We all know that when Powerpoint first came out it was the most wonderful tool in giving "speeches" or presenting reports by students.  Now, however, there are many new cool enhancements that will give you and your students new ideas that certainly will not be boring.  Be sure not to miss this article that will tell you all about it.

4 Tips to Breathe New Life into Your PowerPoint Presentations.  Vicki Davis. 01.08.15.  EdTech Focus on K-12

Sunday, January 11, 2015

Are Your Students Learning as if You Didn't Exist?

If you answered "Yes" to the title of this post, then you can skip this article.  Marilyn Price-Mitchell PhD has conceived a wonderful framework for understanding what kids need to become self-sufficient and life-long learners.  Teachers, along with other caring adults can change lives.  Read this article and view her graphic of necessary pathways to achieve success.

8 Pathways to Every Student's Success. Marilyn Price-Mitchell PhD.  01.07.15.  Edutopia

We all try some or all of these pathways. How are they working for you.  Share your thoughts with other teachers in Comments below.

Friday, January 9, 2015

Use Technology to Collaborate with other Schools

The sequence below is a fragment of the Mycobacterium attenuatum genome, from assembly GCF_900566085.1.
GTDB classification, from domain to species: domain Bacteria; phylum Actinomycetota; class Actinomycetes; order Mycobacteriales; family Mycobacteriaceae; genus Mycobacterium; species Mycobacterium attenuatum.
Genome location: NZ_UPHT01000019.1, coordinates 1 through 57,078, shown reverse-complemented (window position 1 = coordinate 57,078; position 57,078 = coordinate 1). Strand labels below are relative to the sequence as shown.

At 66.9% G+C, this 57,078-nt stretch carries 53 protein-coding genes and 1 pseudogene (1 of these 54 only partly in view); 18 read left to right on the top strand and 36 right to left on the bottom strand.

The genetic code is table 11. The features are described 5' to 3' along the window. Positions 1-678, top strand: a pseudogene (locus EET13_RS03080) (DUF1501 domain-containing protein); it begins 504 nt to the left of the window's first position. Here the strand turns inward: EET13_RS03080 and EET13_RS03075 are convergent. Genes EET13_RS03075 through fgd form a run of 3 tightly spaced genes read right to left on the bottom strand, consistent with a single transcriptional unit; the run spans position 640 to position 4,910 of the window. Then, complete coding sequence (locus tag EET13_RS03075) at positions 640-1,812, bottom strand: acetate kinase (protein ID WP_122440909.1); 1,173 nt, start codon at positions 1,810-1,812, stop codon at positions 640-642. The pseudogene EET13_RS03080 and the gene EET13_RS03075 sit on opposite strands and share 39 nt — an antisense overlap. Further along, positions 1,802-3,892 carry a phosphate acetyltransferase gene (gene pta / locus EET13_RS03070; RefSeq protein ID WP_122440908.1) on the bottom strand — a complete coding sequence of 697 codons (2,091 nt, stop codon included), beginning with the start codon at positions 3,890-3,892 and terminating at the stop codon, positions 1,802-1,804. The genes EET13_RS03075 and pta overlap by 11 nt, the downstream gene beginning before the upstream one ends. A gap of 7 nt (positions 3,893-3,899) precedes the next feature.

Certainly it's not impossible to collaborate with others these days with technology to connect with students elsewhere.  Read how one class paired up with another class in another school district and learned both positives and negatives about the project. There were problems, of course, and the students agreed that problem-solving was part of the process.  They would do it again for sure.  An extra bonus for this class is that they got to meet their collaborative partners on a joint field trip.

West Stanley Middle School students team with Cabarrus class.  Shannon Beamon. 01.06.15. The Stanley News & Press.

Got an Old Typewriter?

Yes, I certainly do remember typewriters.  My masters research paper was typed on one with carbon copies and countless other papers for school classes.   Here in 2015, what value are they if you still have any laying around?    This interesting story about a first grade teacher gathered enough old typewrites from garage sales and eBay for her class.  Why?  Guess I better let you read her story.  Could be you'll be looking in garage sales too.